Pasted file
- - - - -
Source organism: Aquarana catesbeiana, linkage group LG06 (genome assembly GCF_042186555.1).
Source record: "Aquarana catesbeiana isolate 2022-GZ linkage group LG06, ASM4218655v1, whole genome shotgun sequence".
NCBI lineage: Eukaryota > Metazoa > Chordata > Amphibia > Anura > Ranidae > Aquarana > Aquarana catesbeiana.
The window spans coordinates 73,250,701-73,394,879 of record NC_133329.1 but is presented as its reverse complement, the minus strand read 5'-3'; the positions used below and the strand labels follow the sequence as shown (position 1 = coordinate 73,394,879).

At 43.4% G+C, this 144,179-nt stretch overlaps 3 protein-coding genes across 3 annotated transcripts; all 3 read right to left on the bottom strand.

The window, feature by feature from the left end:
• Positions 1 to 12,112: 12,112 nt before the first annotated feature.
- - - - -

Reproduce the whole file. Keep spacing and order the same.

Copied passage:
Source organism: Aquarana catesbeiana, linkage group LG06 (genome assembly GCF_042186555.1).
Source record: "Aquarana catesbeiana isolate 2022-GZ linkage group LG06, ASM4218655v1, whole genome shotgun sequence".
NCBI lineage: Eukaryota > Metazoa > Chordata > Amphibia > Anura > Ranidae > Aquarana > Aquarana catesbeiana.
The window spans coordinates 73,250,701-73,394,879 of record NC_133329.1 but is presented as its reverse complement, the minus strand read 5'-3'; the positions used below and the strand labels follow the sequence as shown (position 1 = coordinate 73,394,879).

At 43.4% G+C, this 144,179-nt stretch overlaps 3 protein-coding genes across 3 annotated transcripts; all 3 read right to left on the bottom strand.

The window, feature by feature from the left end:
• Positions 1 to 12,112: 12,112 nt before the first annotated feature.